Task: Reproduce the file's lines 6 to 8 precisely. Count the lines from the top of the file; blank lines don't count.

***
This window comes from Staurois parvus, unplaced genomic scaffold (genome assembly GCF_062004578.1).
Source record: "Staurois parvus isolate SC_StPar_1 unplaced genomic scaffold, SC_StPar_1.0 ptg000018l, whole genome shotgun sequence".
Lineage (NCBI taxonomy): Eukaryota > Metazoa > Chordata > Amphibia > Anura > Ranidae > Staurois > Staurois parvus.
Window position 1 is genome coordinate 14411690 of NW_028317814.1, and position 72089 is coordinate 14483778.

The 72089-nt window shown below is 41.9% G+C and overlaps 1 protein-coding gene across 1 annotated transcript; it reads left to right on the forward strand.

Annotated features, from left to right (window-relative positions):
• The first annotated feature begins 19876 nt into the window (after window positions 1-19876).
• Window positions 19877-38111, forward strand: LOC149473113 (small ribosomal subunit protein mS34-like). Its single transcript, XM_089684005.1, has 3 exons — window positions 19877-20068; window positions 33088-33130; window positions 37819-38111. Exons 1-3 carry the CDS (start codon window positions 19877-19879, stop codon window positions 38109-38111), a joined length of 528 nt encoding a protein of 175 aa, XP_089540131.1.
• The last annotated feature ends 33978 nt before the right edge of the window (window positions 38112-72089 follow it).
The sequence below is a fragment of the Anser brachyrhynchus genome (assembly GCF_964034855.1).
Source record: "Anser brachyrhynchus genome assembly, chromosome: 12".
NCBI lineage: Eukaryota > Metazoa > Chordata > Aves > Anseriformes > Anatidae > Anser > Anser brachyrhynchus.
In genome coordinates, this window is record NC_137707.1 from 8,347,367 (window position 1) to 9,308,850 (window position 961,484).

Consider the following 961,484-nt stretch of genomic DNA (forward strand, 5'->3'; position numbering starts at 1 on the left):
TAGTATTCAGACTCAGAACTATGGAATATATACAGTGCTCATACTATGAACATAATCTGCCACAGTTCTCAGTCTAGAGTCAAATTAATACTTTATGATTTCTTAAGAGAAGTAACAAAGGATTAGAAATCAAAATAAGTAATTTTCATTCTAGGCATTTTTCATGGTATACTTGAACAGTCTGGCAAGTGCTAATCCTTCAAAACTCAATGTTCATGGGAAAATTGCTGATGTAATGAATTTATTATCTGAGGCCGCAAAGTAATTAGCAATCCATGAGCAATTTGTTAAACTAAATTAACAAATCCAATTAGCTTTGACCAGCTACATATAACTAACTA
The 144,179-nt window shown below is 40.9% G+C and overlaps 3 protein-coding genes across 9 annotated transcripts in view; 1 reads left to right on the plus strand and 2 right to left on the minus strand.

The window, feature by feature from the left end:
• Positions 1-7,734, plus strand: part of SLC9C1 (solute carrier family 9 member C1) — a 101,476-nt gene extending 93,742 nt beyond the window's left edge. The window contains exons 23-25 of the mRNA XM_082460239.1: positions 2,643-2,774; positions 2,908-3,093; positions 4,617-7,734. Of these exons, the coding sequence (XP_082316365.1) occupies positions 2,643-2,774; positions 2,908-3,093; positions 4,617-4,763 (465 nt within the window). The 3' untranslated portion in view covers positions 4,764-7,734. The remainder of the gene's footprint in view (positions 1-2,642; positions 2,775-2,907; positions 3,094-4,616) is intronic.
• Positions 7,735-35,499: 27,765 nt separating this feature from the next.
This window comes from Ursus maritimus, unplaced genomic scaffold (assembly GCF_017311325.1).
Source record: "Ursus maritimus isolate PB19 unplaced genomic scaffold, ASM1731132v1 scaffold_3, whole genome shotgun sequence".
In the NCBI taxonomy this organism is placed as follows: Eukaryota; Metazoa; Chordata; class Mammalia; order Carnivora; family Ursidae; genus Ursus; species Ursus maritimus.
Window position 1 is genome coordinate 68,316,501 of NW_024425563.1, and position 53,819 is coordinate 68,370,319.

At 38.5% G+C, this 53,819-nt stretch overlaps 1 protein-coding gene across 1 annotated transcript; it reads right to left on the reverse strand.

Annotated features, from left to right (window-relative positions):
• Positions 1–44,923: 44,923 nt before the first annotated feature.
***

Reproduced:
Annotated features, from left to right (window-relative positions):
• The first annotated feature begins 19876 nt into the window (after window positions 1-19876).
• Window positions 19877-38111, forward strand: LOC149473113 (small ribosomal subunit protein mS34-like). Its single transcript, XM_089684005.1, has 3 exons — window positions 19877-20068; window positions 33088-33130; window positions 37819-38111. Exons 1-3 carry the CDS (start codon window positions 19877-19879, stop codon window positions 38109-38111), a joined length of 528 nt encoding a protein of 175 aa, XP_089540131.1.